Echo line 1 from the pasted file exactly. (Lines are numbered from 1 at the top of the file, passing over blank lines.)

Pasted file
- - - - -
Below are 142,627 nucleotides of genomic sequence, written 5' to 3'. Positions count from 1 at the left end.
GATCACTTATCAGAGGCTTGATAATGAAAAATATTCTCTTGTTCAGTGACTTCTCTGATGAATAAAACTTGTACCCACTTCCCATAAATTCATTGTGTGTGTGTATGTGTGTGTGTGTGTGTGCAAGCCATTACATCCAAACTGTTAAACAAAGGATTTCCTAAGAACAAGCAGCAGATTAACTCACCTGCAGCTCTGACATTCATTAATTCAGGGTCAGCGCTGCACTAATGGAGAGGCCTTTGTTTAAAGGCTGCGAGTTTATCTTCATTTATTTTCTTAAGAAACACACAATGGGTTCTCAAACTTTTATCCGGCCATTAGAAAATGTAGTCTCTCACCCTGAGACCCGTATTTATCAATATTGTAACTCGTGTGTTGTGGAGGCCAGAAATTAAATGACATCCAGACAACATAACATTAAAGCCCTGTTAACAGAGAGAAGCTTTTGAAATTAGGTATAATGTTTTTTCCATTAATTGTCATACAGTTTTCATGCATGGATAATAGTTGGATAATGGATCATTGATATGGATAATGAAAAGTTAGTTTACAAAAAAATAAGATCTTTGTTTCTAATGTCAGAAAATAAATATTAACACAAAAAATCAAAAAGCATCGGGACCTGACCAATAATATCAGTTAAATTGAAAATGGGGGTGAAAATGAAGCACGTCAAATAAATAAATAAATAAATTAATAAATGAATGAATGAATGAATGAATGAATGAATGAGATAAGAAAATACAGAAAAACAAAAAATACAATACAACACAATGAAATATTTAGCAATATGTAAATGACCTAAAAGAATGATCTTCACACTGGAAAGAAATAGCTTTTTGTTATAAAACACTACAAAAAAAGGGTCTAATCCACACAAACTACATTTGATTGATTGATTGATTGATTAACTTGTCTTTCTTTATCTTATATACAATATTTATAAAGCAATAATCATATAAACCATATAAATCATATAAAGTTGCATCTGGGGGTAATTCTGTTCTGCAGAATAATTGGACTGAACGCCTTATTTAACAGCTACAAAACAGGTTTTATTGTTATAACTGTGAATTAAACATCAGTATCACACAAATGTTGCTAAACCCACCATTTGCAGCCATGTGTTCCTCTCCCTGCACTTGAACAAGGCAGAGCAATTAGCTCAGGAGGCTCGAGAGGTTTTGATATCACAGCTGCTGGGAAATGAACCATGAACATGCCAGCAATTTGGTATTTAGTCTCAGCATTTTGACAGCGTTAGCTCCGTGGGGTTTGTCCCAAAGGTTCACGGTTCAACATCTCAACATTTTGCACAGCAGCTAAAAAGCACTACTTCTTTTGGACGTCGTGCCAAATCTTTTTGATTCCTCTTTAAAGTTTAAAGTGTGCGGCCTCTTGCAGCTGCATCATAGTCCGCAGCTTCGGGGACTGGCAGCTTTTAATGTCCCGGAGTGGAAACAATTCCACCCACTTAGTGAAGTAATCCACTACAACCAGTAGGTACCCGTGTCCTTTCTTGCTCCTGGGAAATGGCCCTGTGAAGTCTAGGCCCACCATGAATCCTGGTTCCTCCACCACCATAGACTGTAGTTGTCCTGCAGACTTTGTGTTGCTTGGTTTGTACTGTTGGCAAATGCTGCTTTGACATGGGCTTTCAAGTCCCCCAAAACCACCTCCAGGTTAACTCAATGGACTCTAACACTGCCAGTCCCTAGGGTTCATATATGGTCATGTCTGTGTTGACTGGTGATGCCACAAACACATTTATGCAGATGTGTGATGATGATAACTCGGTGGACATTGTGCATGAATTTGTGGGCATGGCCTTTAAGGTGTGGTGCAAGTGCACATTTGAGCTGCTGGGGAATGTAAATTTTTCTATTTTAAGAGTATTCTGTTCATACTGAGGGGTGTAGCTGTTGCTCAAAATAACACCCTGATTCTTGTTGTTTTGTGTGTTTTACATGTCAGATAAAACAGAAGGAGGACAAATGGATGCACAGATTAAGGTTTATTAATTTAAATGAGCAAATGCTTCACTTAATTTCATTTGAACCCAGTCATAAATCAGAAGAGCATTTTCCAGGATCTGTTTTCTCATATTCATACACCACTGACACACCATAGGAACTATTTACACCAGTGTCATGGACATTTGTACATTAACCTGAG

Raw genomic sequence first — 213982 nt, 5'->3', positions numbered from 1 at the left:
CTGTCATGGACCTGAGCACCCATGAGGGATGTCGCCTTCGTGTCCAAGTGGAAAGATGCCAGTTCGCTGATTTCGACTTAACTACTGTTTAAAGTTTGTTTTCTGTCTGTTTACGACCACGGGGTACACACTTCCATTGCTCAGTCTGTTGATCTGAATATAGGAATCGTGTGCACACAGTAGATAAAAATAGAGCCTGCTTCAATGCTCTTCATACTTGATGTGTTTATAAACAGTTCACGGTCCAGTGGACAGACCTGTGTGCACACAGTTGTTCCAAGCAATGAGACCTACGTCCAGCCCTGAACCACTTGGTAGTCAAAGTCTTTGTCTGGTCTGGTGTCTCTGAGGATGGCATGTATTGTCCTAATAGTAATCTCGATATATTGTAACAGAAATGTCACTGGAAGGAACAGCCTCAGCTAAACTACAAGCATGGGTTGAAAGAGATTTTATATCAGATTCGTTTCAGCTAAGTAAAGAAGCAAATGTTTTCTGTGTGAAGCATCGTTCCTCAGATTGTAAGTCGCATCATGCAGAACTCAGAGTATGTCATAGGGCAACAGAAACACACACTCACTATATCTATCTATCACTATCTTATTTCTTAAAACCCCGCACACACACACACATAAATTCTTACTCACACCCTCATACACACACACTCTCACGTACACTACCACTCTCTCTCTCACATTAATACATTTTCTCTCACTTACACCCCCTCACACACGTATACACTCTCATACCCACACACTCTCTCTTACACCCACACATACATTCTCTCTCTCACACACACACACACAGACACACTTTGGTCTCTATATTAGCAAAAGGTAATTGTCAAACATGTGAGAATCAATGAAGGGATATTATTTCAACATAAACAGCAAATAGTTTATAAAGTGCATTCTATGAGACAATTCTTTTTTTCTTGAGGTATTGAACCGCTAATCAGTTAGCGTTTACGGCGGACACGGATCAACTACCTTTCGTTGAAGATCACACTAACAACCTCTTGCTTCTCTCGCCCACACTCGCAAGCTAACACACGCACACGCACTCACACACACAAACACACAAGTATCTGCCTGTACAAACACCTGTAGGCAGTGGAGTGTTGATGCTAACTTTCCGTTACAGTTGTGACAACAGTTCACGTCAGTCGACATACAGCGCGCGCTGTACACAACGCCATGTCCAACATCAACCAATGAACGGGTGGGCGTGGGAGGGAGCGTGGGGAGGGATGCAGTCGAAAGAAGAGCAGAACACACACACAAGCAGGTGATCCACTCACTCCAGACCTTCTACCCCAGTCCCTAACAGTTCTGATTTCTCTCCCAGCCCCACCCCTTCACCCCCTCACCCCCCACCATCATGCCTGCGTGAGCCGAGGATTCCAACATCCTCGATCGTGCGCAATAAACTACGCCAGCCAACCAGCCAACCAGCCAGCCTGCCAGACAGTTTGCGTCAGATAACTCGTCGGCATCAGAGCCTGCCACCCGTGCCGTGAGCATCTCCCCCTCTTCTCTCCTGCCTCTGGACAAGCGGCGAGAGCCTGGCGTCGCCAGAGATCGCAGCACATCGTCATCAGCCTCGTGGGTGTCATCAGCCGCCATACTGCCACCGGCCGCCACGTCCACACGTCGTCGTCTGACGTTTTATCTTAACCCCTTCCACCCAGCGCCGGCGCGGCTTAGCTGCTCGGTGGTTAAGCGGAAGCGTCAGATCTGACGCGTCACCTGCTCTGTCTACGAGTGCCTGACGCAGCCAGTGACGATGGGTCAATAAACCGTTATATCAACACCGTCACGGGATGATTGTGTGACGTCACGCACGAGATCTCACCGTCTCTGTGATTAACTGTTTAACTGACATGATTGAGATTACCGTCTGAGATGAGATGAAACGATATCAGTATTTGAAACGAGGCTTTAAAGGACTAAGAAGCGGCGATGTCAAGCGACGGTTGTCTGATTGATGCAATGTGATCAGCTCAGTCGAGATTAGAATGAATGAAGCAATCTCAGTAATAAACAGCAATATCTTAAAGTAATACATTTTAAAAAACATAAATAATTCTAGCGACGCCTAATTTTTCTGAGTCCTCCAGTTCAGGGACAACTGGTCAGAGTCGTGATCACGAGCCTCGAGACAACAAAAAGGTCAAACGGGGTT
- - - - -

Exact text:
Below are 142,627 nucleotides of genomic sequence, written 5' to 3'. Positions count from 1 at the left end.